We all listened to her shuffle her way across the room and feel the walls for it. She found it, and flicked it. Nothing. “Power failure,” Maggie pronounced, trying to keep her voice level. “It’s all right, everyone. Just join hands with the person next to you. We’re going to go to the office. They’re bound to have some flashlights.” We did, and together the chain made its way out of the gym, slowly, and stumbled up the stairs and through the halls. Once there, Maggie found a box of flashlights. She took one and turned it on. “Let me count you,” she said to us. “One, two, three, four, five, six, seven, eight, nine, ten, eleven…” She broke off, and her face paled.
“What is it?” she was quickly asked.
“I’m one short.” Her voice shook. “I’ve lost someone in this dark school.”
She counted again. “Eleven!” She was nearly sobbing now. “I have eleven! How? Oh, how did this happen? Who are we missing?”
I scanned the line. As it dawned on me, my throat tightened. “It’s Keeper.”
Keeper was missing. It weighed down on me and pressed against my lungs, making it hard to breathe. Why hadn’t I noticed she didn’t clasp my hand? I was responsible. She had been sitting next to me. I should have watched out for her. I had to make up for it. “I’ll look for her,” I volunteered and dashed out the door, not waiting for an answer.
I ran up and down the dark hallways. I tried every classroom. I checked offices and bathrooms. Everything. I looked in every hiding place I could think of, circling each floor. I came back to the main doors, at the opposite end of the hall from the office. “Keeper!” I yelled at the top of my lungs. “If you’re in here, please come out!” Nothing. Just shadows and silence.
I thought I heard my Aunt Kay’s voice saying, “Honey, you’ve done all you can for your friend. She’ll be OK. Everything will be OK.”
“No,” I cried. “You don’t understand, I have to find her!” I fled toward the doors and burst outside, pausing to catch my breath. It was snowing. A wet, heavy snow. The snow was a thick blanket over the school and everything around it. The power lines sagged under the weight of the snow. That’s why the power was out. “Keeper!” I called, hurrying into the schoolyard. “Keeper!” My voice was hoarse. I felt the tears coming on. “Keeper, where are you?” I shouted. My voice echoed.
And in that moment, all I wanted was a place to hide. From my failures, and from my entire life right now. Across the schoolyard, up into the prairie garden I ran. Behind one of the trees, right against the fence, the ground wasn’t even. It sunk down. I collapsed there, pulled my knees up to my chin, and cried. I heard something and looked up. There she was. Tears ran down Keeper’s face, too. I scooted up next to her, put my arm around her, and our sobs became one.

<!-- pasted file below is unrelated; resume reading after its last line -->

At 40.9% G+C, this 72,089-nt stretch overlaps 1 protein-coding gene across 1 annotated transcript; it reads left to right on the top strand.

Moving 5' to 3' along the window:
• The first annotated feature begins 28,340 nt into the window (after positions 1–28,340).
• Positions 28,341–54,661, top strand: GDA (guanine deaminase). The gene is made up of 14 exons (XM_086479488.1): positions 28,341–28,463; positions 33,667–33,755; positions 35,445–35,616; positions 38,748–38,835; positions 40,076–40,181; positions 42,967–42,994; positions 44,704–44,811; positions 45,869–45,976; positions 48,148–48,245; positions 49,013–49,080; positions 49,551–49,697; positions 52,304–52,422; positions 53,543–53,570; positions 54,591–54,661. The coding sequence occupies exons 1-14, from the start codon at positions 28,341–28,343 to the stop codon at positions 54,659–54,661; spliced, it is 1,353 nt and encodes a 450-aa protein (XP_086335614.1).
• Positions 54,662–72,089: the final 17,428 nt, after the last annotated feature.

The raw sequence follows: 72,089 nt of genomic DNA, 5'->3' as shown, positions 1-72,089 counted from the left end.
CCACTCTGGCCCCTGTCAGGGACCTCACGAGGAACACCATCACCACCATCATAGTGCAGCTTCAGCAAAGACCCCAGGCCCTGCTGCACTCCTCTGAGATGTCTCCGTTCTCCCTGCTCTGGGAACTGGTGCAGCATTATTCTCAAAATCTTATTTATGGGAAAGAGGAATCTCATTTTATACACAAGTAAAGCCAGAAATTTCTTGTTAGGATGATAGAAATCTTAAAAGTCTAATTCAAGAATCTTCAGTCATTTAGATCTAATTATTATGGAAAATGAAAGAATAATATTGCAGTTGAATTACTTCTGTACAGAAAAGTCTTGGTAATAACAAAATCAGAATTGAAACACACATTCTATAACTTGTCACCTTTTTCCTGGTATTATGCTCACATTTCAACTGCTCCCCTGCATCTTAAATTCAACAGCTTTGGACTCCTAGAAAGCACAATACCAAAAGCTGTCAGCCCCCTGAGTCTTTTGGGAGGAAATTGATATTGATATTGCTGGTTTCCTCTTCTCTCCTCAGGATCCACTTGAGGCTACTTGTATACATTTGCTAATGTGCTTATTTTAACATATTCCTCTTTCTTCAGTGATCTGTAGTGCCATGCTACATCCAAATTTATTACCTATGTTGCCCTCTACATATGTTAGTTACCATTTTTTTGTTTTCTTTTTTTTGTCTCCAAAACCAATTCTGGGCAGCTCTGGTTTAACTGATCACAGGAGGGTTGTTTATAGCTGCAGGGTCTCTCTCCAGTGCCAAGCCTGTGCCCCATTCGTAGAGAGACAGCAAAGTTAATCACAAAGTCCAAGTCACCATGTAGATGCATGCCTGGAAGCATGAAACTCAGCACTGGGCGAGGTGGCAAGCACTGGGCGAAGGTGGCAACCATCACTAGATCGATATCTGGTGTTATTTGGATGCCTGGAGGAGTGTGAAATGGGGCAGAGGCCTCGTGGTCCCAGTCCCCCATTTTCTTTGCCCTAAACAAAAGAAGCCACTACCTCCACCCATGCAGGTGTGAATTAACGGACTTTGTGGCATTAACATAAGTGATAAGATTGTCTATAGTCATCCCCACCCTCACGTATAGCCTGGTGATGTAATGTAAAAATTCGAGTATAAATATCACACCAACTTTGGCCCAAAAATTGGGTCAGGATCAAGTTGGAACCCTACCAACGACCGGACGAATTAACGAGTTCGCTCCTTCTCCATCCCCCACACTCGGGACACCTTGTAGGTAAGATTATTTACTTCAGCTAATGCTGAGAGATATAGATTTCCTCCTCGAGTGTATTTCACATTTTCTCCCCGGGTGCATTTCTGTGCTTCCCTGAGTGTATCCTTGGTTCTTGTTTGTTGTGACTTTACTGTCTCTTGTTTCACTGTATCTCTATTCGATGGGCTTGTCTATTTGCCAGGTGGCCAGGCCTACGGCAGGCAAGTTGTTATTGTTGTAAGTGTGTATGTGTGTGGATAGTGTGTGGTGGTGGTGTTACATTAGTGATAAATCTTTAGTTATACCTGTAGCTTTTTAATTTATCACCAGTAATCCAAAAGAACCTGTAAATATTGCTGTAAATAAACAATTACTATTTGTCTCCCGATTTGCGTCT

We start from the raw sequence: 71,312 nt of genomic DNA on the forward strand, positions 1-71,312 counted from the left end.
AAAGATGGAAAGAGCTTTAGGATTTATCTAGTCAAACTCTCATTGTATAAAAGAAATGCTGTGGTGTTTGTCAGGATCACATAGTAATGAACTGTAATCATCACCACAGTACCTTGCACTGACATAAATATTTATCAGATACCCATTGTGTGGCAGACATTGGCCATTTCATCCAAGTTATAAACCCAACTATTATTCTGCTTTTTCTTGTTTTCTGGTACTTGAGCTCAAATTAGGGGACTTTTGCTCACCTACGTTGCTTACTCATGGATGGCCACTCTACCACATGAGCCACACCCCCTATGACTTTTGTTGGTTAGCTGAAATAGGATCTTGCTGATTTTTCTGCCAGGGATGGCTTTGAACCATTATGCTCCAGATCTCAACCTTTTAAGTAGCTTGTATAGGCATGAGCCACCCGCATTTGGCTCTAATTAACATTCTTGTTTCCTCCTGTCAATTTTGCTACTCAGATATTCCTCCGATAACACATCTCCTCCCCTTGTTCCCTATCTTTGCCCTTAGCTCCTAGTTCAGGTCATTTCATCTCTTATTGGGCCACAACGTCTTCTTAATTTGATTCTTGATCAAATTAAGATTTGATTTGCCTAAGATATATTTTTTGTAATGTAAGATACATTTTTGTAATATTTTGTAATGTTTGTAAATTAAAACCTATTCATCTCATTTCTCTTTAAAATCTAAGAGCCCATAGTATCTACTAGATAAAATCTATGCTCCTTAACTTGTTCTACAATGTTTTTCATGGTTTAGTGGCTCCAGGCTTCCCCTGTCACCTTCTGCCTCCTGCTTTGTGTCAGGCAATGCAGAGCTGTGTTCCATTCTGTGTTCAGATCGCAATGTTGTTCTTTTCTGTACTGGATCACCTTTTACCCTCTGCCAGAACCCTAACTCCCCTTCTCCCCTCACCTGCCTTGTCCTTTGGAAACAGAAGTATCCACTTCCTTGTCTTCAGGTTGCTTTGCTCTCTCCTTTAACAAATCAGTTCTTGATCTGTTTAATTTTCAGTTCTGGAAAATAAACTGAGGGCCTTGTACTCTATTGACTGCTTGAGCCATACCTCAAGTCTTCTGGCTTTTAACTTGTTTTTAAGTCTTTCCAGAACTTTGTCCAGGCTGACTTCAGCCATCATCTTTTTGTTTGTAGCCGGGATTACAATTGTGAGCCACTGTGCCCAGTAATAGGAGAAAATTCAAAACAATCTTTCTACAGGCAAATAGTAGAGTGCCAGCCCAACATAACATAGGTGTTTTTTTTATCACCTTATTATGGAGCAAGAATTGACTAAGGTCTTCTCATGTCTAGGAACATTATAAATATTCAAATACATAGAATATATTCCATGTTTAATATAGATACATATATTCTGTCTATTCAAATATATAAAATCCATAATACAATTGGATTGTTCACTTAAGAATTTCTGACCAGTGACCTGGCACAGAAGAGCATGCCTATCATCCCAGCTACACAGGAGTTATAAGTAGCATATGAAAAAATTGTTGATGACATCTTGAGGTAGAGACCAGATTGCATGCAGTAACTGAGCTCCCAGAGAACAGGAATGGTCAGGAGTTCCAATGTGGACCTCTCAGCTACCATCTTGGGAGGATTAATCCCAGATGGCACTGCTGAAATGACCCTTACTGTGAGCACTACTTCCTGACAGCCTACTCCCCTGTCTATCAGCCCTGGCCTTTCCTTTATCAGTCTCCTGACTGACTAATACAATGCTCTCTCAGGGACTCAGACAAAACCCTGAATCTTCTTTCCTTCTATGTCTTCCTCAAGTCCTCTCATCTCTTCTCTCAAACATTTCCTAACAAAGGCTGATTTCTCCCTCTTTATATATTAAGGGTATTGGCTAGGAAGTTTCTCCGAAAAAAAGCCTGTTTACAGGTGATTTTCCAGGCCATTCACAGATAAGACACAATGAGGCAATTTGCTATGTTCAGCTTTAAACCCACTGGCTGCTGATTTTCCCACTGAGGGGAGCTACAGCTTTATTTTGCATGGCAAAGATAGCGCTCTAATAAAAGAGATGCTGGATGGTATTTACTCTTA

Gulping for air, Keeper pulled something from her pocket. It was the paper from the first meeting with my drawing of Aunt Kay on it. On the other side, Keeper had drawn her own picture. I had never been in art class with Keeper, so I was unprepared for how good of an artist she was. She’d drawn a laughing woman with short hair that came to just below her ears. She had a necklace on her long, slender neck and wore a flowing top. And what I saw at the top of the paper broke my heart. Keeper had written, “I miss my momma.” And then she told me everything. How her mother was deaf, how she loved laughing and had been an artist, and how she had died in a car accident. Keeper told me how she missed her hugs and smile, and how she no longer had someone to sign to who understood. “I really do miss my momma,” she cried, her voice ragged. I squeezed her hand. “I know. I know,” I murmured. And we cried together a bit longer. At last, we quieted and I helped her to her feet. It was then that we felt the cold and we headed for the school, running.
As we reached the school, Keeper’s father and the police cars were just pulling up. Her father slammed on the brakes and jumped from his car. “Keeper? Oh my goodness!” She told him and the police everything. I stood to the side, shivering, as it all got sorted out. A few minutes later, she came over. “I have to go,” she said. “But first, I wanted to show you… something.” I watched as she made a gesture with her hand. “F,” she said. She made another. “R.” One more. “I.” And three last ones. “E. N. D. That’s how you say friend in sign language,” she said. Keeper embraced me and ran to her car. With a wave, they drove off.
The next day, during lunch, I was sitting at a table with my friends. My gaze drifted across the cafeteria and I saw Keeper. She was sitting alone, her head drooped. Without a second thought, I strode across the room and took her hand. I led Keeper over to our lunch table. “This,” I said to everyone, “is my friend Keeper.” Keeper looked stunned and then happy, very happy. I pulled her and she sat down. Underneath the table she made several quick motions with her hands. “That,” she whispered to me, “is how you say thank you in sign language.”